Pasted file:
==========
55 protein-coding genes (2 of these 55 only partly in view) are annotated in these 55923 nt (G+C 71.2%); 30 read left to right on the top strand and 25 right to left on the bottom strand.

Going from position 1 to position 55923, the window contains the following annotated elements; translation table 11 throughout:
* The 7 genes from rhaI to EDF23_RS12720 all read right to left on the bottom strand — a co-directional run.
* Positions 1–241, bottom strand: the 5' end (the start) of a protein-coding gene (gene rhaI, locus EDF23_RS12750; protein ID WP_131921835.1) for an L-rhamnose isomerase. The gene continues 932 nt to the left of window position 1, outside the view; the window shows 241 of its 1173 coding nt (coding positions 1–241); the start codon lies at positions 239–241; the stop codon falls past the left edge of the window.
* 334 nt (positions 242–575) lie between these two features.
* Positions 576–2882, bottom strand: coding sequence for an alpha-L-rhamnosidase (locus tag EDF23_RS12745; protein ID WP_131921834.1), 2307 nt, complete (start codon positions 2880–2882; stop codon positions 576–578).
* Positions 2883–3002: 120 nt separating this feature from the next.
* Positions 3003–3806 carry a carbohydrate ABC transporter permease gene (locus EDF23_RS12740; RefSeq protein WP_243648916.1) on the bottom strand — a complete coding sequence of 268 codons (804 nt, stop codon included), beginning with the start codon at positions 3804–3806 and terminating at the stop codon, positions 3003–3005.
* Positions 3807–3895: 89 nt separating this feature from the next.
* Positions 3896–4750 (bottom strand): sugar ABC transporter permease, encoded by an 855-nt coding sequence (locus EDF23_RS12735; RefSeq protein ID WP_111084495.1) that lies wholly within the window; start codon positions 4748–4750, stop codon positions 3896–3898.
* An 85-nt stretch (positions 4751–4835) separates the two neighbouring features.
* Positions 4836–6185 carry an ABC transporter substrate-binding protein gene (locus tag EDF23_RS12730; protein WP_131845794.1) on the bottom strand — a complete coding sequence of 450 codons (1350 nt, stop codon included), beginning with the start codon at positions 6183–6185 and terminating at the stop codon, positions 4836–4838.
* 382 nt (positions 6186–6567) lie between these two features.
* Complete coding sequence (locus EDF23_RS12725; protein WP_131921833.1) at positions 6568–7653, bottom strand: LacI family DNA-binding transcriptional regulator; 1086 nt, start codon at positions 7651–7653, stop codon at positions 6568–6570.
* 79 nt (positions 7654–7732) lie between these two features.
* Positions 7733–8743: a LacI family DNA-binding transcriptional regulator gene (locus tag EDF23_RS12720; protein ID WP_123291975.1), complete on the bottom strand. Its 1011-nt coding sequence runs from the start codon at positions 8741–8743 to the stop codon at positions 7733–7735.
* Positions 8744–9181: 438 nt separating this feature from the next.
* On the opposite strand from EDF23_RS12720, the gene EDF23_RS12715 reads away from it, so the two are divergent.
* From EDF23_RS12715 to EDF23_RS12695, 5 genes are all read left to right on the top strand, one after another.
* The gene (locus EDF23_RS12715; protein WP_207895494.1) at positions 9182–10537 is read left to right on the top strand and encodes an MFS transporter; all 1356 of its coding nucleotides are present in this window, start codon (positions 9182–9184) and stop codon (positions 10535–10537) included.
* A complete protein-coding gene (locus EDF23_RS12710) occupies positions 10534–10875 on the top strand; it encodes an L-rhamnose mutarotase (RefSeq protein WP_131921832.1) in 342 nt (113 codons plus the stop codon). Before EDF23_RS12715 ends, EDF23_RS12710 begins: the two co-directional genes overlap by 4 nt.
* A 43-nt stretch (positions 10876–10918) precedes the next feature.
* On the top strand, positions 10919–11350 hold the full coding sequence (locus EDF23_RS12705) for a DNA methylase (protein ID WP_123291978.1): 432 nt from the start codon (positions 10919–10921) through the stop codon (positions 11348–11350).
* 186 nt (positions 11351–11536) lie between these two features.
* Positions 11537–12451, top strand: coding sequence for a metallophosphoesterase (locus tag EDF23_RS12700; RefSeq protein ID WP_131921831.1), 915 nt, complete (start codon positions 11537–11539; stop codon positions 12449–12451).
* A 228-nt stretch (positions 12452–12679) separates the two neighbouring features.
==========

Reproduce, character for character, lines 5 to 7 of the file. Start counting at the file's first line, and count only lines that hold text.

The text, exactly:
* 334 nt (positions 242–575) lie between these two features.
* Positions 576–2882, bottom strand: coding sequence for an alpha-L-rhamnosidase (locus tag EDF23_RS12745; protein ID WP_131921834.1), 2307 nt, complete (start codon positions 2880–2882; stop codon positions 576–578).
* Positions 2883–3002: 120 nt separating this feature from the next.